Reward military service

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Reward military service


Lee Kyu-youn

“If military service is a ‘sacred’ duty for the country, shouldn’t the country reward it for its worth?” One blogger vehemently opened an online debate after the Constitutional Court on Dec. 23, 1999, delivered the verdict that advantageous points given to men who finish military service when applying for government jobs was unconstitutional.

The court website went down under a load of complaints and protests from men. One judge from the highest court confessed that the court was surprised by the extent of the controversy, saying, “We have poked the sacred cow.”

The fury did not die down easily. Constitutional Clause 1, Article 3 of the Military Act requires all able-bodied men over the age of 18 to serve in the military as part of their obligation as Korean citizens. Most men spend two to three years in the military during their 20s. In return, male applicants received bonus points according to the number of years of service in the lower-level state exam for government jobs and admission tests for public enterprises. Activist women’s groups petitioned against the privilege points.

“I’ve been beaten up for 30 months and what I got was just petty money for those years. Now how will I get compensated for a wasted life?” wrote another enraged man.

There was one who called upon all commandos and marines to gather in front of the Constitutional Court with bombs.

The high court first of all found that special reward points for military service discriminated against women and disabled people who are excluded from military service. Female applicants had been protesting strongly against the advantage given to male competitors who had their scores increased by 3 percent when applying for public offices in a process where small variations can make a huge difference. The bench concluded that the preference points for military veterans constituted an obstacle to the entry of women and disabled people into public and government office.

The court also said mandatory military service was the “sacred” duty of all Korean men and that the rightful duty need not necessarily be rewarded. V eterans found this reason most maddening. They investigated the military records of judges and discovered three of nine justices had not served. “If it is so sacred and rightful, why haven’t the judges done the duty?” they asked.

To appease anger on the military front, the government announced measures a few days later. It proposed that companies reflect military service years as career experience and move veterans two scales higher on the payroll and at the same time promised to raise allowances for servicemen. The first idea generated resistance from businesses and the second was opposed by the finance ministry. Bills to restore preference points were submitted to the National Assembly four times during the past decade, but none was ever approved due to strong opposition from the female population. Many agree there should be some kind of reward incorporated into the country’s draft system, but no progress has been made over the last 15 years since the Constitutional Court verdict.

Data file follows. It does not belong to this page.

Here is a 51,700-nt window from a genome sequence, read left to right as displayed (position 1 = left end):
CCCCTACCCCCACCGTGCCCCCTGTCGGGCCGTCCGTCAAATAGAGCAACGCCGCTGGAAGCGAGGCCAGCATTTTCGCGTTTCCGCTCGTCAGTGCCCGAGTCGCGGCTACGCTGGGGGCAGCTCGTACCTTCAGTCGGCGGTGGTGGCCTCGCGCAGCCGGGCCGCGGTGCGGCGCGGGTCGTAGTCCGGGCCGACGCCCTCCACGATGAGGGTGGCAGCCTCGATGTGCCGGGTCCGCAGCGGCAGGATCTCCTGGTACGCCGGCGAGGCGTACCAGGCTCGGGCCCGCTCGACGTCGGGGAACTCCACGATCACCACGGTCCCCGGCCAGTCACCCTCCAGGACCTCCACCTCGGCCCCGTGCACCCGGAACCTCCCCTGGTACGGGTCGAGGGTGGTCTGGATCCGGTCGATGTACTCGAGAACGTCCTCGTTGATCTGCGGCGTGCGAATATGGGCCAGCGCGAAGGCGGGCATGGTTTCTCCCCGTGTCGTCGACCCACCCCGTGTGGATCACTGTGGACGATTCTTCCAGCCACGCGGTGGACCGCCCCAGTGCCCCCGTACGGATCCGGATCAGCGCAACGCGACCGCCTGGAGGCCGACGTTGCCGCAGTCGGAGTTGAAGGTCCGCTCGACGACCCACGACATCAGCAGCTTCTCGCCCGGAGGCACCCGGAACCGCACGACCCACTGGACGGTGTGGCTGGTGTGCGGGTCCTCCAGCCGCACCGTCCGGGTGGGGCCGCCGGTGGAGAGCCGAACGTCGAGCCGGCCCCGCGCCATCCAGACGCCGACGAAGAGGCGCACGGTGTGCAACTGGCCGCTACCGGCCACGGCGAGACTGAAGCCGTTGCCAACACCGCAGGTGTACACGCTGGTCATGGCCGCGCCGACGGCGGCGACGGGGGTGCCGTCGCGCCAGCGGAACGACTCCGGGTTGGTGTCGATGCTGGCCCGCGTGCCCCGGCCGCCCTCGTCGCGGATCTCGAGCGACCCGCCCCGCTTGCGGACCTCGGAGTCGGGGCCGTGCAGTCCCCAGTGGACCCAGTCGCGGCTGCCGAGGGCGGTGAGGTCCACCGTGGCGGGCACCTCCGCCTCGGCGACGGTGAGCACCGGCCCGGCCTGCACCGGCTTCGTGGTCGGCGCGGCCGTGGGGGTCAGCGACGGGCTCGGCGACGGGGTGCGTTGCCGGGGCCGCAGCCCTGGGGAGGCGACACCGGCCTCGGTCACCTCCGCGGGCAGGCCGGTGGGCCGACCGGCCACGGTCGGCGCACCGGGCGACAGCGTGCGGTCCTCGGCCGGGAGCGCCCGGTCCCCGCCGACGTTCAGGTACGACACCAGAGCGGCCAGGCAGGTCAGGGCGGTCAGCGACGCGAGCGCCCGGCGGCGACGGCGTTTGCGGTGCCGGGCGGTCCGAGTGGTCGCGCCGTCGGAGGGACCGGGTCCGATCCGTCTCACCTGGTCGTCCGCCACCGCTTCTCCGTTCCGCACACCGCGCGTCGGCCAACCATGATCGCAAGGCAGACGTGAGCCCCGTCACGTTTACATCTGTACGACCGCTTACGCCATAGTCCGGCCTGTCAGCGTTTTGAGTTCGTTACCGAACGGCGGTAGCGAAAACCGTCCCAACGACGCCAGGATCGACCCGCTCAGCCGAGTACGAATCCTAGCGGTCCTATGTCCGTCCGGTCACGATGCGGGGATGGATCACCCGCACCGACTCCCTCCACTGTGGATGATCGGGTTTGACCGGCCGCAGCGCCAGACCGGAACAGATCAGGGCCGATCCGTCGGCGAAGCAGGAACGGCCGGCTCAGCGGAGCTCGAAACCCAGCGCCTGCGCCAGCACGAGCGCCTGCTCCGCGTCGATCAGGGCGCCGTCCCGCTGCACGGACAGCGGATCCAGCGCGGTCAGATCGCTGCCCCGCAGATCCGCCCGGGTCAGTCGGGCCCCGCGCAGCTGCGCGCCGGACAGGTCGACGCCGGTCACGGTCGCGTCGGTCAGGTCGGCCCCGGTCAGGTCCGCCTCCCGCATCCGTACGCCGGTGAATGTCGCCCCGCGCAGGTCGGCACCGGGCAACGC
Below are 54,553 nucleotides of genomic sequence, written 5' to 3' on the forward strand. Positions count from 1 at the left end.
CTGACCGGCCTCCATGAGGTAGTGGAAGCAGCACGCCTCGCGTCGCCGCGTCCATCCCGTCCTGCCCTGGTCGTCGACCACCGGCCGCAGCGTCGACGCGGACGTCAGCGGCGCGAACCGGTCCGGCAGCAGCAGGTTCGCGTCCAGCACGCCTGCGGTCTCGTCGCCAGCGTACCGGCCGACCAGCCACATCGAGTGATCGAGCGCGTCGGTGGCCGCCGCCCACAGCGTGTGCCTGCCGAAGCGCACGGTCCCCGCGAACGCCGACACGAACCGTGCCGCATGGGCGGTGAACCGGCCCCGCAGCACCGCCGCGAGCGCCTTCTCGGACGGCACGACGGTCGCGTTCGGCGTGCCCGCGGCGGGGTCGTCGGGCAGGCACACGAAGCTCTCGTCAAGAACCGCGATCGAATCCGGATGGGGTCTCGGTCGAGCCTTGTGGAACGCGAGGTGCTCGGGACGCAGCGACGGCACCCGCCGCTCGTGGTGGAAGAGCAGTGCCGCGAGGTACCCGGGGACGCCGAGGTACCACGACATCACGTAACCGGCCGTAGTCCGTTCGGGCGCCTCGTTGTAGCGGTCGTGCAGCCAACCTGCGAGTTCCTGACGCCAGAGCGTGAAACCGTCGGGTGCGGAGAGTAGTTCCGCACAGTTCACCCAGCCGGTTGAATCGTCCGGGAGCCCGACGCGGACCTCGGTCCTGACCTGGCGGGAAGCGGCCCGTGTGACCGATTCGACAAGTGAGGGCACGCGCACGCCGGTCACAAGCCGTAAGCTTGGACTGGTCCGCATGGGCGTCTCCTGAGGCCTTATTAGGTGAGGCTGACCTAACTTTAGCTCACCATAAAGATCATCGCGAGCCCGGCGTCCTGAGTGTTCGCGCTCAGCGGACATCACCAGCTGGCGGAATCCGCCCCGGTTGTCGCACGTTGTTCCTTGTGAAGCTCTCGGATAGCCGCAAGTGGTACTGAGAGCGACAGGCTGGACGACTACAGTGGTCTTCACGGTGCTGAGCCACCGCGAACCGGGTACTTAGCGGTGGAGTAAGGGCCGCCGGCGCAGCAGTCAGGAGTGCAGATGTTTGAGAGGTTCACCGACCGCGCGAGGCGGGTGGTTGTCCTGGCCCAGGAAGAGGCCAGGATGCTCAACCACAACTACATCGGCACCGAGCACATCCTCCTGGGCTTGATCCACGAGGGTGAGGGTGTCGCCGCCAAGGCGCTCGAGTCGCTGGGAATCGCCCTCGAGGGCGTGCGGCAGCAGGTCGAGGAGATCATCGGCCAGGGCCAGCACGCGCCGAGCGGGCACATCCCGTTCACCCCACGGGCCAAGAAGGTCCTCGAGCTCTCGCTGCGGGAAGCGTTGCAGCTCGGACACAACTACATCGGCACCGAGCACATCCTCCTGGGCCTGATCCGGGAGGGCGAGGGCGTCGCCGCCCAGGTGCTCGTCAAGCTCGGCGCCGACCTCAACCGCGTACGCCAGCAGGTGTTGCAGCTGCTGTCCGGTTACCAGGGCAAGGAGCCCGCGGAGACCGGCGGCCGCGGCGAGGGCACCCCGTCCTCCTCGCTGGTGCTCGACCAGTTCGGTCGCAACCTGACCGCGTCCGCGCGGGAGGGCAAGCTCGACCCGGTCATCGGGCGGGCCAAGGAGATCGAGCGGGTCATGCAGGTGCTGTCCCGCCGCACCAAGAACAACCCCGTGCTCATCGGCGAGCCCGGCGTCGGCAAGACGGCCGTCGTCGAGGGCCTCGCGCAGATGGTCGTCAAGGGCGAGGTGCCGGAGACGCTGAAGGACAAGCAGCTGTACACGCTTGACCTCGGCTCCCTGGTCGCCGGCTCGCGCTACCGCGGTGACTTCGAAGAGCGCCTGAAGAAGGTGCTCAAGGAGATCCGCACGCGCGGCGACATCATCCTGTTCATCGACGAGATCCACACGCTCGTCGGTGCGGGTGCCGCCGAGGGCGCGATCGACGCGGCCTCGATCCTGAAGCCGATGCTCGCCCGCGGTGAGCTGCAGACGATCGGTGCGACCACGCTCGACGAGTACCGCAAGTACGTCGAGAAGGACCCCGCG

The Defense Ministry has come up with a new idea - recognizing military service as undergraduate credit. Those who do not go to universities can get their years in the military counted as career experience when they get a job. The response so far has been chilly. The old arguments based on “discrimination” and “sacred duty” are being replayed. The ministry brought out the sensitive issue carelessly. It obviously had not thought about a logical counterargument to silence the critics. But unlike the preference points in government tests, translating military service into university credits would be less controversial in terms of discrimination because there would be no explicit victims. Some universities accept corporate internship programs as credits. There is no reason why military service should not be treated the same way.

Taiwan, which is working on shifting conscription to volunteer service plans to compensate military veterans with preference points in society as well as through various tax deductions. Israel, which also has a mandatory draft, exempts university tuition for students who complete their service. The United States, which runs a volunteer system, provides veterans with handsome pensions of as much as 200 million won ($196,040) as well as preference in federal jobs and social benefits. Other countries all have compensation packages for military service.

Women also will be subject to conscription in Norway next year, a change championed by the female population. Our society is too touchy on the issue to come to an easy agreement. Changing the draft to a volunteer system also would be out of the question when we are still in a de facto war with North Korea.

Still, preference points in government jobs and tests also cannot be revived as long as they discriminate.

But because of their eligibility, young men are severely disadvantaged in life’s course because they lose two to three years of studies and job preparation. All possibilities should be studied. The hot potato is laid on the table once gain. Let’s not let it go to waste this time.

JoongAng Ilbo, June 13, Page 30

*The author is an editorial writer of the JoongAng Ilbo.

By Lee Kyu-youn

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